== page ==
Van Noy, Roberts Showing the Ropes
In Miami, a 29-year-old stands as the old guard on the defensive side. With a roster full of first- and second-year players and guys barely approaching their mid-20's, Kyle Van Noy is the sage presence on the Miami defense just a few months shy of his 30th birthday.
Van Noy's versatility made him instantly attractive to the Dolphins this offseason when he became available. He had familiarity with Head Coach Brian Flores and thousands of snaps in New England sharing time off the edge and as an off-ball linebacker. He rushes the quarterback (128 pass-rush snaps), plays the run (159 run down snaps) and falls off into coverage (142 snaps in coverage).
Beyond the skillset that contributes to 33 tackles, two sacks, 16 quarterback pressures, two forced fumbles and a 28-yard fumble recovery return, it's the ripple effect Van Noy has on the younger players.
"He's incredibly bright," Dolphins Linebackers Coach Anthony Campanile said. "He's really been helpful for a lot of the younger guys, talking about the schematics of each game plan. He does a great job in preparation. And he does a great job in the game on the sideline in terms of being aware of the information and communicating with the players and coaches alike."
Another free agent linebacker acquisition, Elandon Roberts is checking in with big plays on a weekly basis. Entering the Cardinals game, Roberts made five tackles for loss in the previous four contests. Then, he teamed up with defensive tackle Zach Sieler for a pivotal hit on Chase Edmonds on a game-changing fourth down stop in the final minutes of Sunday's 34-31 win.
"We say this in the linebacker room, that big plays are made with anticipation," Campanile said. "When you can anticipate what's going to happen, that gives you the opportunity to go out and make some of those plays. He really studies as hard as he possibly can and just prepares relentlessly every week."
Dolphins Defensive Priorities
Dolphins Defensive Coordinator Josh Boyer knows a thing or two about preparation. Miami's multiple defense comes in a wide variety of packaging with production from the entire roster. The Dolphins have, according to Pro Football Focus, 151 quarterback pressures from 16 different players and 19 players have at least 10 tackles this season.
Daily improvement, correcting mistakes and building off success are the focal points for every staffer and player in Miami; but Boyer listed the three things that he most concerns himself with on game day.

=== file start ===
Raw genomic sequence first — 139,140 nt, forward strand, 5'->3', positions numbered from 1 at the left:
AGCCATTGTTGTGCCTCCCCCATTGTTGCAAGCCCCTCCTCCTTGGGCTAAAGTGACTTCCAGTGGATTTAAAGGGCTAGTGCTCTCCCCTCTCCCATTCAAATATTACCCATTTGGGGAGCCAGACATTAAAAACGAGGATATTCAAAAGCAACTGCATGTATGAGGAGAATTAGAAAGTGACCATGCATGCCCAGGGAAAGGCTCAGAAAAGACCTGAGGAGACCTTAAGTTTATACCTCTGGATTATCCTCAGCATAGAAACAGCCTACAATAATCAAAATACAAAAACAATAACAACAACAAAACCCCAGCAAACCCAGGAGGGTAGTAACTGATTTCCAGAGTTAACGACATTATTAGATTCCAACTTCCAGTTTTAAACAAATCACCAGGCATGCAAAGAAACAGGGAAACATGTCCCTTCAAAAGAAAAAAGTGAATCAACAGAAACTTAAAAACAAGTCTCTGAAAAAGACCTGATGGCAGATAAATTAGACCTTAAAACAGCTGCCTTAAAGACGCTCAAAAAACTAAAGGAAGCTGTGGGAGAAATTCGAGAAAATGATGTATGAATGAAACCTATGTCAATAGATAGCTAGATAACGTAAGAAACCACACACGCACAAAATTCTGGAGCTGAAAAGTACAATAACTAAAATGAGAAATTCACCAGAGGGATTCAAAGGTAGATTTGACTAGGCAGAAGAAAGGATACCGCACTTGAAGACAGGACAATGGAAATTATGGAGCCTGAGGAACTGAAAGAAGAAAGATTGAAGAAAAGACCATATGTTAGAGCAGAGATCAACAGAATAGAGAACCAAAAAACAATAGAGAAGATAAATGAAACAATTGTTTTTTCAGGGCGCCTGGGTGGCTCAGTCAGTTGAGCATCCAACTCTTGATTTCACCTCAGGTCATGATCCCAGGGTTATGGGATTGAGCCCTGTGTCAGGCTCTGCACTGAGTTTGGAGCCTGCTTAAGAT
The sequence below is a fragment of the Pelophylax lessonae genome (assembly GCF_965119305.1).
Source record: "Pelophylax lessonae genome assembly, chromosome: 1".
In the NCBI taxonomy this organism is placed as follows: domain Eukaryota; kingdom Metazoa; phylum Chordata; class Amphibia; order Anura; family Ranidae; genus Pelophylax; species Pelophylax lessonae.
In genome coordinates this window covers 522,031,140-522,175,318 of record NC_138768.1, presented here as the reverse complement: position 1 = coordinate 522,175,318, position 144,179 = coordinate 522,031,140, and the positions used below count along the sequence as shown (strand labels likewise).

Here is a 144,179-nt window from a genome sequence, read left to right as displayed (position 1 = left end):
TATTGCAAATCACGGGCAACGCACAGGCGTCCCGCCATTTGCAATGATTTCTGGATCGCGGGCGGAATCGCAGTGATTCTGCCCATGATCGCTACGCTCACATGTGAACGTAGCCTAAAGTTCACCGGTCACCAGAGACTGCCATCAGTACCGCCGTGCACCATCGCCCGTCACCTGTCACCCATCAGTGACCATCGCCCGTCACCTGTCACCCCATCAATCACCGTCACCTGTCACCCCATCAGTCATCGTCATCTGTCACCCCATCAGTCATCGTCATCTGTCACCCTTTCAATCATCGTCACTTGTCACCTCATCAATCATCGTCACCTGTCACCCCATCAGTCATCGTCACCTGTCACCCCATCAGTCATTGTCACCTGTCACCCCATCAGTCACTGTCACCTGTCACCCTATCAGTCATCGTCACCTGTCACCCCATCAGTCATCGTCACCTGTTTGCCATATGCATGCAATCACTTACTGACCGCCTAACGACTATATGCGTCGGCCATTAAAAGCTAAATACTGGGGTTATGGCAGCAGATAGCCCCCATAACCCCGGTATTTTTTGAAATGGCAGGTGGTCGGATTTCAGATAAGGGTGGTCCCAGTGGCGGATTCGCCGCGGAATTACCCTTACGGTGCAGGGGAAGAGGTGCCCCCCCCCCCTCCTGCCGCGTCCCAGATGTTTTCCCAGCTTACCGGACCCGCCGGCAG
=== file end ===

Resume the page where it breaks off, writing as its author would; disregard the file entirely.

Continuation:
"Kind of going in order," Boyer explained. "One, did we do what we need to do to win the game? Two, we'd like to keep the point total down. Three, we'd like to get the ball back to the offense as soon as we possibly can. Obviously we're not trying to give up big chunk plays, but as far as the stats go, I don't really pay attention to them."
Pepsi Rookie of the Week Nomination
Quarterback Tua Tagovailoa is among five players up for the Pepsi Zero Sugar NFL Rookie of the Week for Week 9. You can cast your vote for Tagovailoa through Friday at 3 PM and the winner will be announced Friday on NFL Total Access on NFL Network and on NFL.com.
Dolphins Offensive Coordinator Chan Gailey was impressed by the young quarterback in his second career start. Without running backs Myles Gaskin and Matt Breida, wide receivers Preston Williams and Lynn Bowden Jr. and tight end Durham Smythe, the Dolphins offense was without players who have played 961 snaps this season by the end of Sunday's game. Gailey says none of the circumstances bothered the 22-year-old quarterback.
"He has a tremendous feel for the game and that allows him to see some things and throw the ball in some spots that other people might not do," Gailey said. "He just went out and played the game. He didn't care who was there or who wasn't there. He doesn't think about adversity, he thinks about how can we be successful? And that will carry a person a long way."
Getting two games under his belt is a step in the right direction from an experience standpoint. Gailey detailed next steps for Tagovailoa in his growth and progress.
"He's got to see and understand defenses more and more and that just comes from doing it," Gailey said. "Understanding defenses, what they're trying to do, how they're trying to attack you, those are the strides I'm hoping he makes here in the next few weeks."
The results in football are always indicative of the work put in on the practice field and throughout the course of the week. As Campanile mentioned previously, the preparation leads to anticipation, which leads to production.
Developing trust in one another is another critical element to the team-first atmosphere and approach. Gailey praised Tagovailoa's ability to connect with his teammates.
"In practice, I see the way he interacts with the other players on our team and you see a real maturity there," Gailey said. "He has a great deal of maturity in how he builds relationships with people on the football team."
The link, once again, to vote for Tagovailoa for Pepsi Zero Sugar Rookie of the Week can be found here.